Bishop William Byrne, 58, has served as the Bishop of the Diocese of Springfield, Massachusetts since 2020. He grew up in Washington, D.C., where he attended Catholic schools, and was ordained a priest for the Archdiocese of Washington in 1994. He served in a variety of parishes and administrative roles in the archdiocese before coming to Springfield. Springfield encompasses the four western counties in Massachusetts and serves 159,000 Catholics with 77 parishes.
CWR: What was your family life like?
Bishop William Byrne: I was the baby of eight children. My father was a thoracic and cardiovascular surgeon, and my mother was a mom who took care of running a house with eight kids. We were a typical family growing up.
My parents were faithful Catholics and daily communicants. They were also fun people who laughed a lot. I went to Sunday Mass and attended Catholic schools, including eight years with the Jesuits. My sister became a religious. I had a happy childhood.
CWR: Tell us about your uncle, Fr. John Byrne, and how he influenced you to enter the seminary.
Bishop Byrne: He was my father’s oldest brother. My father was close to him. Having a priest in the family made the idea of going to the seminary much more normal to me. I could be a doctor like dad, or a priest like Uncle John.
My uncle was a Renaissance man. He played semi-pro football, but also loved poetry. He was well-rounded and much beloved in my family. When he died when I was in college, Cardinal John O’Connor, archbishop of New York, did his funeral. I spoke on behalf of my family at the funeral, and the cardinal later said to me, “We have to sign this guy up for the priesthood!” It had, in fact, been in the back of my mind.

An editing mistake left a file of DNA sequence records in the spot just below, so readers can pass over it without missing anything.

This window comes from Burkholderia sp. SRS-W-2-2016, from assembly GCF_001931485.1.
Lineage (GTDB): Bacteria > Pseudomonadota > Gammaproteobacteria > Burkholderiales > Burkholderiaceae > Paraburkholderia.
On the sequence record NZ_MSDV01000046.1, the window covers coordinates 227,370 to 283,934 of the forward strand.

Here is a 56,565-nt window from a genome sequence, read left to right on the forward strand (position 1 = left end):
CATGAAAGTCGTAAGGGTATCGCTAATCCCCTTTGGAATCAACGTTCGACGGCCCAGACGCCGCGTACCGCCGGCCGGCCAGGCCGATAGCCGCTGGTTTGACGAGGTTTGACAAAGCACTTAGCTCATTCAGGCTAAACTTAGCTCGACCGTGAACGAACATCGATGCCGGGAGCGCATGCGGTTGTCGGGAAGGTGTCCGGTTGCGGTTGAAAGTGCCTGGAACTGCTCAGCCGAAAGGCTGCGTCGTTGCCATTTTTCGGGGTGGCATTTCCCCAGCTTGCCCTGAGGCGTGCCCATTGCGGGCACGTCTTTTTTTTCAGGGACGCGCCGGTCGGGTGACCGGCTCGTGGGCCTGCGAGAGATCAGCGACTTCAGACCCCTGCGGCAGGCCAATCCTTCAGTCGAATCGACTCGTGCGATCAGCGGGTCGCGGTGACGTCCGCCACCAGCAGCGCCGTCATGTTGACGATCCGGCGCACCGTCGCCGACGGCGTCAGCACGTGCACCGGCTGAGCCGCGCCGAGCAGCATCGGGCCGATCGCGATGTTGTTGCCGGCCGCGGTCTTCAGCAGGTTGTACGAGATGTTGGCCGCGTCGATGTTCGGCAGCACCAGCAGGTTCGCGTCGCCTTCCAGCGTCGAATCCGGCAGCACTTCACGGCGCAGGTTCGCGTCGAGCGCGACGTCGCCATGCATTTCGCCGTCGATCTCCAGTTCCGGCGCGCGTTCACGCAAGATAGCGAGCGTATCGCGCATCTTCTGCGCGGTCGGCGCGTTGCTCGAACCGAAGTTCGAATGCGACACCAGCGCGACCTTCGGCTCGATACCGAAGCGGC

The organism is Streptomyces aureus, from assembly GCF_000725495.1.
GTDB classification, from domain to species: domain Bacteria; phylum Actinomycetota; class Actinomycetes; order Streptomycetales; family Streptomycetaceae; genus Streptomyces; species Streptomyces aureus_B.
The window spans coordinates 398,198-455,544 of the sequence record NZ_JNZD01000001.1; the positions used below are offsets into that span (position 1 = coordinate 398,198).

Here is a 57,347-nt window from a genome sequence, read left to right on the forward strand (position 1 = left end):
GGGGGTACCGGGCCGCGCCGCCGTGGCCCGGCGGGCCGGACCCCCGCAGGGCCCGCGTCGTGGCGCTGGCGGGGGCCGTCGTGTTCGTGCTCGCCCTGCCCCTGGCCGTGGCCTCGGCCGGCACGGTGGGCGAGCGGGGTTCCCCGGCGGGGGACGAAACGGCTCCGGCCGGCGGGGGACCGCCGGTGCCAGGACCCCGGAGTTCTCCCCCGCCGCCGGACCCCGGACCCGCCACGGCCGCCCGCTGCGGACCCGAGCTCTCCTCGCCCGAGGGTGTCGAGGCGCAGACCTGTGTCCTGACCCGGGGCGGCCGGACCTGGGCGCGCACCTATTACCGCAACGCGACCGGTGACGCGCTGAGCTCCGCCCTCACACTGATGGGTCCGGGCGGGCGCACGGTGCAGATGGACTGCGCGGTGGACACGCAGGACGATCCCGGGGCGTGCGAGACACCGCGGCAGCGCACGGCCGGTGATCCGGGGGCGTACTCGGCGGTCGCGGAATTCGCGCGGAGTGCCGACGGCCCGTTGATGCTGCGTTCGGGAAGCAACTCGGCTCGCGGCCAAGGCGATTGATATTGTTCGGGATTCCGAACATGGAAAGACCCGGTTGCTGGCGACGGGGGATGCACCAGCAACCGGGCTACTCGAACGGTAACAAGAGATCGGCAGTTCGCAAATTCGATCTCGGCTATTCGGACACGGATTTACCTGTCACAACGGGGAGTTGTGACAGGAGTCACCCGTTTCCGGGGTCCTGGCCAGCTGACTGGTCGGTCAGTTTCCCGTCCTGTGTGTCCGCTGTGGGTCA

I decided to forgo going straight into the seminary and taught first a couple of years at a Catholic boys school I had attended.
CWR: What was it like growing up in Washington, D.C.?
Bishop Byrne: We knew many people in the neighborhood who worked in government. It was like if you worked in a town where the paper mill was the big business employing many residents. The federal government was our paper mill.
There were some advantages living in D.C., such as in 1979, when Pope John Paul II came to visit. I was in the 8th grade, and we went to cheer him on.
CWR: Later, as a priest for the Archdiocese of Washington, you had a special ministry to members of Congress.
Bishop Byrne: It began when I met members who were practicing Catholics whom I met at my parish at daily Mass. Members of Congress can lead a lonely life; they leave their families to fly into town on a Monday and fly home on Thursday with many sleeping in their offices. We’d get together, have great conversations, build fellowship and they might ask theological questions. I think our participants found it helpful. Although I stopped leading the group when I left the parish, I still get calls from participants asking how I’m doing.